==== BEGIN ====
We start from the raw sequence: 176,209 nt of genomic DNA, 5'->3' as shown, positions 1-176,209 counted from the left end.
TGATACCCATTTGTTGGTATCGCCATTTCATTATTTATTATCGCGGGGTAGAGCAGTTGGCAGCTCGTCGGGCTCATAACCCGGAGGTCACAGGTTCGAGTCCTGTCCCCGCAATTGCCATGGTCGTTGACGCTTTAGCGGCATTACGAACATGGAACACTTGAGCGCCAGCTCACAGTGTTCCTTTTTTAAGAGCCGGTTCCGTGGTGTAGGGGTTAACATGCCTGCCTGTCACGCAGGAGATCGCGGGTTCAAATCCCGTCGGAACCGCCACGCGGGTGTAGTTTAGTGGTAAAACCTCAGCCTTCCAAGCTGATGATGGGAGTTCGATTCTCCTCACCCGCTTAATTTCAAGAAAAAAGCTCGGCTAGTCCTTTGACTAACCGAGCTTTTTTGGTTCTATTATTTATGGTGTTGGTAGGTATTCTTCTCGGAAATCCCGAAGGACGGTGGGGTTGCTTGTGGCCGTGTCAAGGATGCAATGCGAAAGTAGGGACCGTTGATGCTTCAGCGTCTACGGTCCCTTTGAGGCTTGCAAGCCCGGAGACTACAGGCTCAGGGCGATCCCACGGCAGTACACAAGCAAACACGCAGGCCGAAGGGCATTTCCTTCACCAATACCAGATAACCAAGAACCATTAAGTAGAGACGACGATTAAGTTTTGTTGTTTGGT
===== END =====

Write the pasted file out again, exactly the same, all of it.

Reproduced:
We start from the raw sequence: 176,209 nt of genomic DNA, 5'->3' as shown, positions 1-176,209 counted from the left end.
TGATACCCATTTGTTGGTATCGCCATTTCATTATTTATTATCGCGGGGTAGAGCAGTTGGCAGCTCGTCGGGCTCATAACCCGGAGGTCACAGGTTCGAGTCCTGTCCCCGCAATTGCCATGGTCGTTGACGCTTTAGCGGCATTACGAACATGGAACACTTGAGCGCCAGCTCACAGTGTTCCTTTTTTAAGAGCCGGTTCCGTGGTGTAGGGGTTAACATGCCTGCCTGTCACGCAGGAGATCGCGGGTTCAAATCCCGTCGGAACCGCCACGCGGGTGTAGTTTAGTGGTAAAACCTCAGCCTTCCAAGCTGATGATGGGAGTTCGATTCTCCTCACCCGCTTAATTTCAAGAAAAAAGCTCGGCTAGTCCTTTGACTAACCGAGCTTTTTTGGTTCTATTATTTATGGTGTTGGTAGGTATTCTTCTCGGAAATCCCGAAGGACGGTGGGGTTGCTTGTGGCCGTGTCAAGGATGCAATGCGAAAGTAGGGACCGTTGATGCTTCAGCGTCTACGGTCCCTTTGAGGCTTGCAAGCCCGGAGACTACAGGCTCAGGGCGATCCCACGGCAGTACACAAGCAAACACGCAGGCCGAAGGGCATTTCCTTCACCAATACCAGATAACCAAGAACCATTAAGTAGAGACGACGATTAAGTTTTGTTGTTTGGT